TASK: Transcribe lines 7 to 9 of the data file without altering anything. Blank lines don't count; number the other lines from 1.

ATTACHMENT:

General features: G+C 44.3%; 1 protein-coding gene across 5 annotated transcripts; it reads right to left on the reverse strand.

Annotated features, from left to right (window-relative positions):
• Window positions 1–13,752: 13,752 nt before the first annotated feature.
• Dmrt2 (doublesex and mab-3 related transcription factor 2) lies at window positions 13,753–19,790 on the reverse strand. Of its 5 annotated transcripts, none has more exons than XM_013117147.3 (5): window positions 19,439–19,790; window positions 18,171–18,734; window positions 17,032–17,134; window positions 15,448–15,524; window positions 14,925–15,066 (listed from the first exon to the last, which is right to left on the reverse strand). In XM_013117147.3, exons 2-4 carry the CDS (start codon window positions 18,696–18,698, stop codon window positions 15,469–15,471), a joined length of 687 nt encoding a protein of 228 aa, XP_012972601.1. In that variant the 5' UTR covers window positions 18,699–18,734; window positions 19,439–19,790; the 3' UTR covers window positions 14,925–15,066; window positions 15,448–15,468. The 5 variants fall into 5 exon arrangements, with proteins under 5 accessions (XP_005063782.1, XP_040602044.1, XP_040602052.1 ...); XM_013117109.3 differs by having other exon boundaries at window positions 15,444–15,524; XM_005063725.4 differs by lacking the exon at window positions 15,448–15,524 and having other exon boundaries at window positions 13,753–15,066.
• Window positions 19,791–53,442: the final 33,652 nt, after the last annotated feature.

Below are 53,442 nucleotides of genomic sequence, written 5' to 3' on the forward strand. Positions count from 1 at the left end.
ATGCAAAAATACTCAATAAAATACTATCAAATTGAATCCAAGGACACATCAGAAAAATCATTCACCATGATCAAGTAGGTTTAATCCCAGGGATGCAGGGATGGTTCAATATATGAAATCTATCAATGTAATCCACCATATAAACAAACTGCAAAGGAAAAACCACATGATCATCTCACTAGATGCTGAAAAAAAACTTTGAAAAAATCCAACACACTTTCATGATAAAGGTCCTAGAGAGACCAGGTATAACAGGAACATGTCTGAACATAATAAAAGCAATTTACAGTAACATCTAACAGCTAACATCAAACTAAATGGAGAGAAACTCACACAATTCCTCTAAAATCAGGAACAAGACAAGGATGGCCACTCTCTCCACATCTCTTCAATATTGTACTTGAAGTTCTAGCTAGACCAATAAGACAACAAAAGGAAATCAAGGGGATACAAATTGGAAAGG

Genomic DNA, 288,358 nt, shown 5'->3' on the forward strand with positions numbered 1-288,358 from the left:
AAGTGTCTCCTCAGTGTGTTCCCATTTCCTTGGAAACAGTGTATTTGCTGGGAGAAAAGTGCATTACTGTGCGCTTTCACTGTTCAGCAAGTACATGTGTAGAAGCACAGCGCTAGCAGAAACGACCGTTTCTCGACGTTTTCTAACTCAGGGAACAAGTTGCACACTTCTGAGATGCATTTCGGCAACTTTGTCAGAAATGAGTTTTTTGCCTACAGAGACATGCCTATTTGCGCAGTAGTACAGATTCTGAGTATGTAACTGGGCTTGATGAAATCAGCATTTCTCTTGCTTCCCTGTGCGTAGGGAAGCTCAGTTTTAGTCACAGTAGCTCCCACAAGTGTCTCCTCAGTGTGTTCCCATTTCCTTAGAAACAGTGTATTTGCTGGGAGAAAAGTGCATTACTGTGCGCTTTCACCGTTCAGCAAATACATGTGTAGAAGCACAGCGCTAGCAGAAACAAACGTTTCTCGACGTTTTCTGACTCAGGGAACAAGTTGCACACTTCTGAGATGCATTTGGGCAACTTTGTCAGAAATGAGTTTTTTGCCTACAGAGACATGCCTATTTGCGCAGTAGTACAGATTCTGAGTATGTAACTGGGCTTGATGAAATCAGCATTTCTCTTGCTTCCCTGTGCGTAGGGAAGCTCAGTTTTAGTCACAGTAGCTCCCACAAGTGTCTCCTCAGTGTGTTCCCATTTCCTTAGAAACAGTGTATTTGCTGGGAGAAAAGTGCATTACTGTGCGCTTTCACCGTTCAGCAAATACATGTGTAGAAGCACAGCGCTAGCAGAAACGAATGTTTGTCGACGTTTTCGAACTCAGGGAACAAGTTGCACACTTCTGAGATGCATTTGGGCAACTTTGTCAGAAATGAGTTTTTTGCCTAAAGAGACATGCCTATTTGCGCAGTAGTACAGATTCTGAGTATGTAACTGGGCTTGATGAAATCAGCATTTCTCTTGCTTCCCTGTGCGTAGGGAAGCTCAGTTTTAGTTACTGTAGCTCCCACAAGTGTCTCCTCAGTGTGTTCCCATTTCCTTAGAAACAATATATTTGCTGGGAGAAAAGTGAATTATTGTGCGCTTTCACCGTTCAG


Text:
ATGCAAAAATACTCAATAAAATACTATCAAATTGAATCCAAGGACACATCAGAAAAATCATTCACCATGATCAAGTAGGTTTAATCCCAGGGATGCAGGGATGGTTCAATATATGAAATCTATCAATGTAATCCACCATATAAACAAACTGCAAAGGAAAAACCACATGATCATCTCACTAGATGCTGAAAAAAAACTTTGAAAAAATCCAACACACTTTCATGATAAAGGTCCTAGAGAGACCAGGTATAACAGGAACATGTCTGAACATAATAAAAGCAATTTACAGTAACATCTAACAGCTAACATCAAACTAAATGGAGAGAAACTCACACAATTCCTCTAAAATCAGGAACAAGACAAGGATGGCCACTCTCTCCACATCTCTTCAATATTGTACTTGAAGTTCTAGCTAGACCAATAAGACAACAAAAGGAAATCAAGGGGATACAAATTGGAAAGG

Genomic DNA, 288,358 nt, shown 5'->3' on the forward strand with positions numbered 1-288,358 from the left:
AAGTGTCTCCTCAGTGTGTTCCCATTTCCTTGGAAACAGTGTATTTGCTGGGAGAAAAGTGCATTACTGTGCGCTTTCACTGTTCAGCAAGTACATGTGTAGAAGCACAGCGCTAGCAGAAACGACCGTTTCTCGACGTTTTCTAACTCAGGGAACAAGTTGCACACTTCTGAGATGCATTTCGGCAACTTTGTCAGAAATGAGTTTTTTGCCTACAGAGACATGCCTATTTGCGCAGTAGTACAGATTCTGAGTATGTAACTGGGCTTGATGAAATCAGCATTTCTCTTGCTTCCCTGTGCGTAGGGAAGCTCAGTTTTAGTCACAGTAGCTCCCACAAGTGTCTCCTCAGTGTGTTCCCATTTCCTTAGAAACAGTGTATTTGCTGGGAGAAAAGTGCATTACTGTGCGCTTTCACCGTTCAGCAAATACATGTGTAGAAGCACAGCGCTAGCAGAAACAAACGTTTCTCGACGTTTTCTGACTCAGGGAACAAGTTGCACACTTCTGAGATGCATTTGGGCAACTTTGTCAGAAATGAGTTTTTTGCCTACAGAGACATGCCTATTTGCGCAGTAGTACAGATTCTGAGTATGTAACTGGGCTTGATGAAATCAGCATTTCTCTTGCTTCCCTGTGCGTAGGGAAGCTCAGTTTTAGTCACAGTAGCTCCCACAAGTGTCTCCTCAGTGTGTTCCCATTTCCTTAGAAACAGTGTATTTGCTGGGAGAAAAGTGCATTACTGTGCGCTTTCACCGTTCAGCAAATACATGTGTAGAAGCACAGCGCTAGCAGAAACGAATGTTTGTCGACGTTTTCGAACTCAGGGAACAAGTTGCACACTTCTGAGATGCATTTGGGCAACTTTGTCAGAAATGAGTTTTTTGCCTAAAGAGACATGCCTATTTGCGCAGTAGTACAGATTCTGAGTATGTAACTGGGCTTGATGAAATCAGCATTTCTCTTGCTTCCCTGTGCGTAGGGAAGCTCAGTTTTAGTTACTGTAGCTCCCACAAGTGTCTCCTCAGTGTGTTCCCATTTCCTTAGAAACAATATATTTGCTGGGAGAAAAGTGAATTATTGTGCGCTTTCACCGTTCAG